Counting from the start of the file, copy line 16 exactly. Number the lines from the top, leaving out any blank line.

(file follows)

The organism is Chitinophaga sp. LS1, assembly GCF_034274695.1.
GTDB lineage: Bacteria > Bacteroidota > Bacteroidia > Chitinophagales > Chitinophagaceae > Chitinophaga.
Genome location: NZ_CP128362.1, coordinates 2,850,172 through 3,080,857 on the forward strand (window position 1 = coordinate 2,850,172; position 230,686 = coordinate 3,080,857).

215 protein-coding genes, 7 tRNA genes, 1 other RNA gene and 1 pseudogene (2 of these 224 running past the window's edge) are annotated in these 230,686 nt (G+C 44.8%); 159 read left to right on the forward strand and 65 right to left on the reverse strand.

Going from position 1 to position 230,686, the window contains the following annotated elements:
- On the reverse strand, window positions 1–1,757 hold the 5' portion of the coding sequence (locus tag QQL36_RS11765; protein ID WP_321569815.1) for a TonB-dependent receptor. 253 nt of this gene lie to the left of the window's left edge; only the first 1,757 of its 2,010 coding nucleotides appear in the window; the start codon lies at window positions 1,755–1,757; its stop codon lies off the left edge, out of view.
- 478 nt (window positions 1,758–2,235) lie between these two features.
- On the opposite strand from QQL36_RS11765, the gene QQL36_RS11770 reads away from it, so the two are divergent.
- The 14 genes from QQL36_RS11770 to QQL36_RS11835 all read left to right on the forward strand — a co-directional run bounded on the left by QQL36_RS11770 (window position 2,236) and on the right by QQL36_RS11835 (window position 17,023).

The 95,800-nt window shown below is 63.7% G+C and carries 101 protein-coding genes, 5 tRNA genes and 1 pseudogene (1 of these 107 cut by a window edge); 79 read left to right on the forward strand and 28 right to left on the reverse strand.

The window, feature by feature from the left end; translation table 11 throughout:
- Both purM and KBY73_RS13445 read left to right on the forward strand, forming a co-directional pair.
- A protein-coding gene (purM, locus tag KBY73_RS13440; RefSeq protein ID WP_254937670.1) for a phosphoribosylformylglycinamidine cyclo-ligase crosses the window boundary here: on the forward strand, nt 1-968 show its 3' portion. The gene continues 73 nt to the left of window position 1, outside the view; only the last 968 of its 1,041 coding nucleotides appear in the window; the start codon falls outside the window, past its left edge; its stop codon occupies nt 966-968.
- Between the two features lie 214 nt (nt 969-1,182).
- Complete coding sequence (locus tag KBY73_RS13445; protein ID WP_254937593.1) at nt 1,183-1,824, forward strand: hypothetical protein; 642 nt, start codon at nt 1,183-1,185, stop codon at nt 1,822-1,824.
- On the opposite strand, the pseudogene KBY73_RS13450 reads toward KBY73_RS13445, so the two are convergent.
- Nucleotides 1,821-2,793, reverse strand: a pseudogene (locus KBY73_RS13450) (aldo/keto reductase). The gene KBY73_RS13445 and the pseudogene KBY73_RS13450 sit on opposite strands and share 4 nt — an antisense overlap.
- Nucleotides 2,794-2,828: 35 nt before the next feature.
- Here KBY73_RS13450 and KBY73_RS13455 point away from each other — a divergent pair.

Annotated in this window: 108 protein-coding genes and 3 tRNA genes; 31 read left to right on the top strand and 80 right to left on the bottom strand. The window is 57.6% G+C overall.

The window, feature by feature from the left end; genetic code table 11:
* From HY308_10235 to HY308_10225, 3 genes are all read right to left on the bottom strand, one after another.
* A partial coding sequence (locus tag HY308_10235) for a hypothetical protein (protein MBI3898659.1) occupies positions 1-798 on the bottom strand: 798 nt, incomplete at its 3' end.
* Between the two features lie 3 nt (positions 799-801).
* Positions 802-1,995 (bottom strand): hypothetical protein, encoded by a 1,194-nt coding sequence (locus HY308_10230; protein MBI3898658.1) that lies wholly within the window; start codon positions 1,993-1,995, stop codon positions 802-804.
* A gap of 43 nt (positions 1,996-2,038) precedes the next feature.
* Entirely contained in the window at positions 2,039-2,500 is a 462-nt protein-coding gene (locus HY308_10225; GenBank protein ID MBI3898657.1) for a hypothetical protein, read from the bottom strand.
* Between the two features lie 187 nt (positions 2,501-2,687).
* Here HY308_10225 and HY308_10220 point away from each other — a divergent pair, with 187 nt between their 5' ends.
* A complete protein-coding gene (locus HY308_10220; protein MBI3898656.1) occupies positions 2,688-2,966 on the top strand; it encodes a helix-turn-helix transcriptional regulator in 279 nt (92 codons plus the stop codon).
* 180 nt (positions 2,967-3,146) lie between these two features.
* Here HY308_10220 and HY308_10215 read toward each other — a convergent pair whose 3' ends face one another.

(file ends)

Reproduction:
- On the opposite strand, the pseudogene KBY73_RS13450 reads toward KBY73_RS13445, so the two are convergent.